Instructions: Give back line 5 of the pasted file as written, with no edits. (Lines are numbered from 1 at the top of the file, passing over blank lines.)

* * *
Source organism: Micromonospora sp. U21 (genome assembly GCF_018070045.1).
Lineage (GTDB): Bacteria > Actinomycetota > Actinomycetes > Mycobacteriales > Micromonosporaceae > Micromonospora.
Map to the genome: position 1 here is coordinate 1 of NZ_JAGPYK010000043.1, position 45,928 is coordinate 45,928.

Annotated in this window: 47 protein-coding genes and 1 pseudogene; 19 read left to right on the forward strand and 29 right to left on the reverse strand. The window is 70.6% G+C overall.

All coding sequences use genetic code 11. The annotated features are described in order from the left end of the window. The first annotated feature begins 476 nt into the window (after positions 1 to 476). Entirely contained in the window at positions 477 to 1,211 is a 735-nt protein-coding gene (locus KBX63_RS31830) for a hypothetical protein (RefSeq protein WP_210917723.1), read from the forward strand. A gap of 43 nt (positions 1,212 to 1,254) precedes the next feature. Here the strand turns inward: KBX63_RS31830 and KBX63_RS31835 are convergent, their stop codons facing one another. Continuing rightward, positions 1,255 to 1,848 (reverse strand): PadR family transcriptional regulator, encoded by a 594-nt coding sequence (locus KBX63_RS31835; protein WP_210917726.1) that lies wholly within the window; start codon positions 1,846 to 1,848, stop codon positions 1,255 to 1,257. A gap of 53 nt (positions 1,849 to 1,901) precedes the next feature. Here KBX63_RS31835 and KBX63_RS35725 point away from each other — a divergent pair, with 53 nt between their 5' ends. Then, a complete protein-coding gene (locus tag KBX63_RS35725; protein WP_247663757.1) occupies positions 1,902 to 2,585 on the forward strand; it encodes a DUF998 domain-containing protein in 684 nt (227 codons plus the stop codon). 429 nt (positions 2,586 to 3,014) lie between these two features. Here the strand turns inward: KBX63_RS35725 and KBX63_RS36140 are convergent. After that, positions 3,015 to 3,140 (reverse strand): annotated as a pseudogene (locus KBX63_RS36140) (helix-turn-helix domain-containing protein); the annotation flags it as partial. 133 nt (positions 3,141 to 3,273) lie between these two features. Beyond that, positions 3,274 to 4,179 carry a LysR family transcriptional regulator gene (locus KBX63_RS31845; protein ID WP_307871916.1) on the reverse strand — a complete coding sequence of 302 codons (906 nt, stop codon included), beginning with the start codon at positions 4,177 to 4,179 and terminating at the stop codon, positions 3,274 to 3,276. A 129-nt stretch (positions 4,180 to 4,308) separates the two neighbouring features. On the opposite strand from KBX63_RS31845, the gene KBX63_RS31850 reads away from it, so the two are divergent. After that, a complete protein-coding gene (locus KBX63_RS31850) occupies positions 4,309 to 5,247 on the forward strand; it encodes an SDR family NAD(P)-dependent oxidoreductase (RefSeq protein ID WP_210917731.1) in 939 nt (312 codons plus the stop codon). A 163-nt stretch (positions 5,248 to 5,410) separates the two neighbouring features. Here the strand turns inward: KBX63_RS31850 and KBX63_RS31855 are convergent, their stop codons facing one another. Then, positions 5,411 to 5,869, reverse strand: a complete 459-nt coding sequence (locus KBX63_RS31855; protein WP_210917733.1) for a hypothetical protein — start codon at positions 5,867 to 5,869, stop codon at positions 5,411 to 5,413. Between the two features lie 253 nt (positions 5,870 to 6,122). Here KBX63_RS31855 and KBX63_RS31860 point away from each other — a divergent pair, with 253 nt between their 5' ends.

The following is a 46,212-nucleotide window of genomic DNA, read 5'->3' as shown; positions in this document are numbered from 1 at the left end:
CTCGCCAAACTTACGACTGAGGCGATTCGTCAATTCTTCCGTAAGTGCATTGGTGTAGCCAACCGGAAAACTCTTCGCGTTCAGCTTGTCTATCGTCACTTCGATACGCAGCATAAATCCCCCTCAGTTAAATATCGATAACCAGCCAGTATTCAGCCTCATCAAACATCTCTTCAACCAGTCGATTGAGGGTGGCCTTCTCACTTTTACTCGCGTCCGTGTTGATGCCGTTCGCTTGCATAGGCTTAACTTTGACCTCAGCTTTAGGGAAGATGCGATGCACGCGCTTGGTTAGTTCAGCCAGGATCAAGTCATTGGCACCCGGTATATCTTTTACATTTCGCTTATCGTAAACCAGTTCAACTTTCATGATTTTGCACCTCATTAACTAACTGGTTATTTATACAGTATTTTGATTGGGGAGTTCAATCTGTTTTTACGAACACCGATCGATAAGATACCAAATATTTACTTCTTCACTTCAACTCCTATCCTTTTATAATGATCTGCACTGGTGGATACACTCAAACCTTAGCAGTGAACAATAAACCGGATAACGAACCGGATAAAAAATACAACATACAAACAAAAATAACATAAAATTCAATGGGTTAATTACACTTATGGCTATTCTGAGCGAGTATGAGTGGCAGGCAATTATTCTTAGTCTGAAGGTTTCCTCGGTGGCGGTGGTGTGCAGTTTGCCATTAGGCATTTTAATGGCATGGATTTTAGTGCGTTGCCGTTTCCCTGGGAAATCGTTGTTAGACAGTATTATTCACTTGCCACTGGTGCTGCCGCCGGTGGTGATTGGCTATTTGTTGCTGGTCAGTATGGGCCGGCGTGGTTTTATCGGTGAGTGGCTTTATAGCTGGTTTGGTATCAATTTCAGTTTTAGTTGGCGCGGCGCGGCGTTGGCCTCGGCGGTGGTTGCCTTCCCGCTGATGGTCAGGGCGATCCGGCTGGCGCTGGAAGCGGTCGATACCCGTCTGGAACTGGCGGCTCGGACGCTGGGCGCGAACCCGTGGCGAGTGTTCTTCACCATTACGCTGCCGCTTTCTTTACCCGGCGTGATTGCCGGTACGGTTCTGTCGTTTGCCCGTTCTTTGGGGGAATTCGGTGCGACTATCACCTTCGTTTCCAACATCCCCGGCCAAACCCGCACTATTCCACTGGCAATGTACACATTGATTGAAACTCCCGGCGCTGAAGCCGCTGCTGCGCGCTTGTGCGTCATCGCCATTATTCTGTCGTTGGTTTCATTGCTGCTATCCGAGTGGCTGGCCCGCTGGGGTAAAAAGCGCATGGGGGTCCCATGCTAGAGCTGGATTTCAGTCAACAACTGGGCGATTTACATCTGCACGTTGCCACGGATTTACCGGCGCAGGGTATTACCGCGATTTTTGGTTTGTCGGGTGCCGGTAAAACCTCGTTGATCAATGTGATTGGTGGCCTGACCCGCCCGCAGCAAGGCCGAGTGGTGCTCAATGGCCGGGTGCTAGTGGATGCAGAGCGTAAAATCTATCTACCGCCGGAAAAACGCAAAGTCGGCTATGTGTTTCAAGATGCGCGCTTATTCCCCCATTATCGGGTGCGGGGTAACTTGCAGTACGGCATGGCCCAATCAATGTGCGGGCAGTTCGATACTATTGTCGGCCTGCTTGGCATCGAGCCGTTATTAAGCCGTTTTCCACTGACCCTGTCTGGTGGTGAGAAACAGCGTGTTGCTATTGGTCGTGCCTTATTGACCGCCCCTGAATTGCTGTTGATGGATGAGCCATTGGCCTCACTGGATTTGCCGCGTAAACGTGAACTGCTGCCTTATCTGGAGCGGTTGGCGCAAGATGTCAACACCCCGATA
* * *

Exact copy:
All coding sequences use genetic code 11. The annotated features are described in order from the left end of the window. The first annotated feature begins 476 nt into the window (after positions 1 to 476). Entirely contained in the window at positions 477 to 1,211 is a 735-nt protein-coding gene (locus KBX63_RS31830) for a hypothetical protein (RefSeq protein WP_210917723.1), read from the forward strand. A gap of 43 nt (positions 1,212 to 1,254) precedes the next feature. Here the strand turns inward: KBX63_RS31830 and KBX63_RS31835 are convergent, their stop codons facing one another. Continuing rightward, positions 1,255 to 1,848 (reverse strand): PadR family transcriptional regulator, encoded by a 594-nt coding sequence (locus KBX63_RS31835; protein WP_210917726.1) that lies wholly within the window; start codon positions 1,846 to 1,848, stop codon positions 1,255 to 1,257. A gap of 53 nt (positions 1,849 to 1,901) precedes the next feature. Here KBX63_RS31835 and KBX63_RS35725 point away from each other — a divergent pair, with 53 nt between their 5' ends. Then, a complete protein-coding gene (locus tag KBX63_RS35725; protein WP_247663757.1) occupies positions 1,902 to 2,585 on the forward strand; it encodes a DUF998 domain-containing protein in 684 nt (227 codons plus the stop codon). 429 nt (positions 2,586 to 3,014) lie between these two features. Here the strand turns inward: KBX63_RS35725 and KBX63_RS36140 are convergent. After that, positions 3,015 to 3,140 (reverse strand): annotated as a pseudogene (locus KBX63_RS36140) (helix-turn-helix domain-containing protein); the annotation flags it as partial. 133 nt (positions 3,141 to 3,273) lie between these two features. Beyond that, positions 3,274 to 4,179 carry a LysR family transcriptional regulator gene (locus KBX63_RS31845; protein ID WP_307871916.1) on the reverse strand — a complete coding sequence of 302 codons (906 nt, stop codon included), beginning with the start codon at positions 4,177 to 4,179 and terminating at the stop codon, positions 3,274 to 3,276. A 129-nt stretch (positions 4,180 to 4,308) separates the two neighbouring features. On the opposite strand from KBX63_RS31845, the gene KBX63_RS31850 reads away from it, so the two are divergent. After that, a complete protein-coding gene (locus KBX63_RS31850) occupies positions 4,309 to 5,247 on the forward strand; it encodes an SDR family NAD(P)-dependent oxidoreductase (RefSeq protein ID WP_210917731.1) in 939 nt (312 codons plus the stop codon). A 163-nt stretch (positions 5,248 to 5,410) separates the two neighbouring features. Here the strand turns inward: KBX63_RS31850 and KBX63_RS31855 are convergent, their stop codons facing one another. Then, positions 5,411 to 5,869, reverse strand: a complete 459-nt coding sequence (locus KBX63_RS31855; protein WP_210917733.1) for a hypothetical protein — start codon at positions 5,867 to 5,869, stop codon at positions 5,411 to 5,413. Between the two features lie 253 nt (positions 5,870 to 6,122). Here KBX63_RS31855 and KBX63_RS31860 point away from each other — a divergent pair, with 253 nt between their 5' ends.